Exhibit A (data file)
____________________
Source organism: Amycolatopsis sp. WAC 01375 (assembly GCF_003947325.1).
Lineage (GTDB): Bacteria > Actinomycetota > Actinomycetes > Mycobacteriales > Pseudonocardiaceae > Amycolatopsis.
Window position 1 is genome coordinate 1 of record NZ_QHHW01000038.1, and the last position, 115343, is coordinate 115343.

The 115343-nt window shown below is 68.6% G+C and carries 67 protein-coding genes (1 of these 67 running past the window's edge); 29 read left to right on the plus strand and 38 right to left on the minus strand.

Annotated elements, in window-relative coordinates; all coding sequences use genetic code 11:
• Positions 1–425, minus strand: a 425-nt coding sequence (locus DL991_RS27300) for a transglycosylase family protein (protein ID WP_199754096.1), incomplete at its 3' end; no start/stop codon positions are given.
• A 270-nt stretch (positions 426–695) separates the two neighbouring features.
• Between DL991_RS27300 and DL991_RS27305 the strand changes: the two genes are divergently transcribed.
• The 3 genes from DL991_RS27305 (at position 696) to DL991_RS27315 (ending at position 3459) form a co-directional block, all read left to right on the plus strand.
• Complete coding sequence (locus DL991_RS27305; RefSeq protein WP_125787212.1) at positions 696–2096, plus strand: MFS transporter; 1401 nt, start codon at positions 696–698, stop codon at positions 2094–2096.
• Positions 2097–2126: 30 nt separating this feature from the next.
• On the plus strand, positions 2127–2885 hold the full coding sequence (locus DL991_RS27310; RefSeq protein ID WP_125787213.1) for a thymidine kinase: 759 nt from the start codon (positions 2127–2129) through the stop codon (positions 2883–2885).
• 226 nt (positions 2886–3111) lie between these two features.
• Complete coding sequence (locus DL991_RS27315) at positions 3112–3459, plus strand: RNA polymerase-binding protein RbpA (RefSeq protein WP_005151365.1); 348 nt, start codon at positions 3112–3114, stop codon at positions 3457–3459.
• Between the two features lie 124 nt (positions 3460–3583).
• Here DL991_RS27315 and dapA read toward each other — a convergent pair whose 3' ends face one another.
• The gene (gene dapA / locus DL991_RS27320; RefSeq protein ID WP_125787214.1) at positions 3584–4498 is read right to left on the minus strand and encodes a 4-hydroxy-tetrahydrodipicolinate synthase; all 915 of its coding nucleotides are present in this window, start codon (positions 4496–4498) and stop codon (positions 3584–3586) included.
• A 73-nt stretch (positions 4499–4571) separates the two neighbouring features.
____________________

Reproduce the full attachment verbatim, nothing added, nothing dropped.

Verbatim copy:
Source organism: Amycolatopsis sp. WAC 01375 (assembly GCF_003947325.1).
Lineage (GTDB): Bacteria > Actinomycetota > Actinomycetes > Mycobacteriales > Pseudonocardiaceae > Amycolatopsis.
Window position 1 is genome coordinate 1 of record NZ_QHHW01000038.1, and the last position, 115343, is coordinate 115343.

The 115343-nt window shown below is 68.6% G+C and carries 67 protein-coding genes (1 of these 67 running past the window's edge); 29 read left to right on the plus strand and 38 right to left on the minus strand.

Annotated elements, in window-relative coordinates; all coding sequences use genetic code 11:
• Positions 1–425, minus strand: a 425-nt coding sequence (locus DL991_RS27300) for a transglycosylase family protein (protein ID WP_199754096.1), incomplete at its 3' end; no start/stop codon positions are given.
• A 270-nt stretch (positions 426–695) separates the two neighbouring features.
• Between DL991_RS27300 and DL991_RS27305 the strand changes: the two genes are divergently transcribed.
• The 3 genes from DL991_RS27305 (at position 696) to DL991_RS27315 (ending at position 3459) form a co-directional block, all read left to right on the plus strand.
• Complete coding sequence (locus DL991_RS27305; RefSeq protein WP_125787212.1) at positions 696–2096, plus strand: MFS transporter; 1401 nt, start codon at positions 696–698, stop codon at positions 2094–2096.
• Positions 2097–2126: 30 nt separating this feature from the next.
• On the plus strand, positions 2127–2885 hold the full coding sequence (locus DL991_RS27310; RefSeq protein ID WP_125787213.1) for a thymidine kinase: 759 nt from the start codon (positions 2127–2129) through the stop codon (positions 2883–2885).
• 226 nt (positions 2886–3111) lie between these two features.
• Complete coding sequence (locus DL991_RS27315) at positions 3112–3459, plus strand: RNA polymerase-binding protein RbpA (RefSeq protein WP_005151365.1); 348 nt, start codon at positions 3112–3114, stop codon at positions 3457–3459.
• Between the two features lie 124 nt (positions 3460–3583).
• Here DL991_RS27315 and dapA read toward each other — a convergent pair whose 3' ends face one another.
• The gene (gene dapA / locus DL991_RS27320; RefSeq protein ID WP_125787214.1) at positions 3584–4498 is read right to left on the minus strand and encodes a 4-hydroxy-tetrahydrodipicolinate synthase; all 915 of its coding nucleotides are present in this window, start codon (positions 4496–4498) and stop codon (positions 3584–3586) included.
• A 73-nt stretch (positions 4499–4571) separates the two neighbouring features.